“He’s been working hard trying to get it going again on the offensive side,” Van Horn said. “Defense has been incredible all year. It was good to see him get three hits in the second game. … Usually when your one- and two-hole hitters are hitting, you’re scoring a lot of runs. That was good to get him going a little bit.”

Freshman Unfazed on the Mound

As good as Hunter Hollan was in Game 1, the most encouraging outing on the mound for Arkansas baseball was probably in the final two innings of the night.

With a five-run deficit, Dave Van Horn turned it over to freshman Christian Foutch in the seventh inning and the right-hander was excellent, further solidifying himself as a reliable arm out of the bullpen.

He did finally give up a hit after throwing three hitless innings to start his career, but both of them were cheap hits.

Jacob Gonzalez led off the seventh with a blooper that fell between left fielder Jared Wegner and center fielder Tavian Josenberger, but Van Horn said it was hit off the end of the bat and the outfielders didn’t get a great read on it. Ethan Groff followed with a grounder up the middle for a sure double play, but the ball deflected off the second base bag for an infield single.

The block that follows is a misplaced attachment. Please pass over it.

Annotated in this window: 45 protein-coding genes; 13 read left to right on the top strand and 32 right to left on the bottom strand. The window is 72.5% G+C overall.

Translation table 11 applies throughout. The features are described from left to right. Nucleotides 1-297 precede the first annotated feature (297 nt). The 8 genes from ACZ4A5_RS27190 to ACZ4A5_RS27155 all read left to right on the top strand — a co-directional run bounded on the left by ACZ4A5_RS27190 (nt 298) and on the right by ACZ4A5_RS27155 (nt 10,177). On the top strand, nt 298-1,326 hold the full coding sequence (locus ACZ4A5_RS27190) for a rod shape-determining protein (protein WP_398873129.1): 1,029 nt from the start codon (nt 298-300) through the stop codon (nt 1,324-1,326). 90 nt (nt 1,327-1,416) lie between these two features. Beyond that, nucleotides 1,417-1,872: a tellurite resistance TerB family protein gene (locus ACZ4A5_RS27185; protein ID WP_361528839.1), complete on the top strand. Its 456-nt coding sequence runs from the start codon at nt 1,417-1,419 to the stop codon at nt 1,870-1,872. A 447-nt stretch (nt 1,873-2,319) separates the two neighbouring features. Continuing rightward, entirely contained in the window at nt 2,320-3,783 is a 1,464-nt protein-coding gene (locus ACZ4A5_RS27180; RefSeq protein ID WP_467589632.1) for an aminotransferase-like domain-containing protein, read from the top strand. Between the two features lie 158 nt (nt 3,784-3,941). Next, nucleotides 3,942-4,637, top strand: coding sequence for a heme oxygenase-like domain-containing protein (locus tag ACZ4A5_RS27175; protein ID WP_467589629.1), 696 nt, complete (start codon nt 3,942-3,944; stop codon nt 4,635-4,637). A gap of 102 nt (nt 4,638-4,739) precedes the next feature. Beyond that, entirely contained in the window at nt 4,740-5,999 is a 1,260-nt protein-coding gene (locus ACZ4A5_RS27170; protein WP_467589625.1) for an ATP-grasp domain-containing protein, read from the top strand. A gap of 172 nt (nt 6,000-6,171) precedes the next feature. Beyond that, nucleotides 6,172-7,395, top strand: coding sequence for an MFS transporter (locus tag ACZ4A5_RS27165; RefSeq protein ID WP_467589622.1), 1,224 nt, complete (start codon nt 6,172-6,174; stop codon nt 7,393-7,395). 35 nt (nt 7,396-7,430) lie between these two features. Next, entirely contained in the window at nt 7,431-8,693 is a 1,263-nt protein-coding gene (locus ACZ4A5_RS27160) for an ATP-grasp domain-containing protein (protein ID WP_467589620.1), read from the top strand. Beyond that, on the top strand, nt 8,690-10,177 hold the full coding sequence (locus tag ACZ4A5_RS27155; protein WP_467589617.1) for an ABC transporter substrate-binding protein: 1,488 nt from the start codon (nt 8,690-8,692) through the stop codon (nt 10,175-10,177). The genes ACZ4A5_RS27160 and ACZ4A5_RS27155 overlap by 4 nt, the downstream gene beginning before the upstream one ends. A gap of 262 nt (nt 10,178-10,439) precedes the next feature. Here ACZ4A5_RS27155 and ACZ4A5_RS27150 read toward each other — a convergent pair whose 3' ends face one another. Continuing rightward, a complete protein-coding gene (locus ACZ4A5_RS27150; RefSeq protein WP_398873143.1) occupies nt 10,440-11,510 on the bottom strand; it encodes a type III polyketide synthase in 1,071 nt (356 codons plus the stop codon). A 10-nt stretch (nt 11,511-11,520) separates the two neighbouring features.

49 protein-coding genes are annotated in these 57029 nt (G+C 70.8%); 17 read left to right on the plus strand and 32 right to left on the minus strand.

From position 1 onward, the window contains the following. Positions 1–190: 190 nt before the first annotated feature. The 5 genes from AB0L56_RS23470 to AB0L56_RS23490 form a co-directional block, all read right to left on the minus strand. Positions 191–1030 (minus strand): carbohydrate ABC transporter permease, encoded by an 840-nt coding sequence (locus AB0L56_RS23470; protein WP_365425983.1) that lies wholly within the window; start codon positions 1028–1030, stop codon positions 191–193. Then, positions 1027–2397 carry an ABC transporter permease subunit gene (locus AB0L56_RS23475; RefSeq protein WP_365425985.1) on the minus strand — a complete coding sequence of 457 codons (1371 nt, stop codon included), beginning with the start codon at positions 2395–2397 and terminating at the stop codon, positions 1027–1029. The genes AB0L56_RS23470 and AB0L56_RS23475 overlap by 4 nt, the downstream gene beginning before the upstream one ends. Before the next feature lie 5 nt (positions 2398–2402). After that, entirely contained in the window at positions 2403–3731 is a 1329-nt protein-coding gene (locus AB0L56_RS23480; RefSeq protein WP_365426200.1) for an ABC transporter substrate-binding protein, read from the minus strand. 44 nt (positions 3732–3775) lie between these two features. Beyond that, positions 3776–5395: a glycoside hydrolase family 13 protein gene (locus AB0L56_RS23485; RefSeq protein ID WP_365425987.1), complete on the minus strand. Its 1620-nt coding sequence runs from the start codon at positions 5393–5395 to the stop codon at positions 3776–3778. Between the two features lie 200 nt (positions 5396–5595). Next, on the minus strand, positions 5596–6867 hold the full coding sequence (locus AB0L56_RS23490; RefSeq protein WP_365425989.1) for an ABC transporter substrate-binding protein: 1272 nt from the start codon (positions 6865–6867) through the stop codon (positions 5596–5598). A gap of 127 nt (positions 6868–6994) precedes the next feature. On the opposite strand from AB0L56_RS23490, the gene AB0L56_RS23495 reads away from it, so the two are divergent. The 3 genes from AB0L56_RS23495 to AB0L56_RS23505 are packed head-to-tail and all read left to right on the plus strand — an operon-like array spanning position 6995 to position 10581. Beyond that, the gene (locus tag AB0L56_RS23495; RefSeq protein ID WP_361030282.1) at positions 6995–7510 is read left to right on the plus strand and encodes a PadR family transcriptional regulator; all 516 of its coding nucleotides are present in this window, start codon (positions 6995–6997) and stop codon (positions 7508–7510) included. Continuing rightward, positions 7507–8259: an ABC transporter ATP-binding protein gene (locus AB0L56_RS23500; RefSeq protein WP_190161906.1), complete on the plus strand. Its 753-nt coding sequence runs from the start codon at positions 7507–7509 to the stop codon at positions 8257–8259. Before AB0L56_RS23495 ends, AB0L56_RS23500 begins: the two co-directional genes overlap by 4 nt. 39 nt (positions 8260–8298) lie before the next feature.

With two runners on, Foutch buckled down and retired the next three batters in order with a pair of fly outs and a ground out.

He issued a leadoff walk in the eighth inning and Ethan Lege then stole second and took third on a wild pitch, but Foutch again didn’t let the situation faze him. He struck out the next two batters and ended the inning with a pop up in the infield.

“He got through it,” Van Horn said. “He didn’t let it bother him, kept making a couple good pitches and getting some outs. They just didn’t square him up very good, hit some fly balls. That was good to see.”

Armed with a mid-90s fastball and splitter that Van Horn has described as “almost unhittable” and “nasty” in the past, Foutch could become a key reliever for a pitching staff plagued by injuries. He has yet to allow an earned run in five career innings.

Up Next for Arkansas Baseball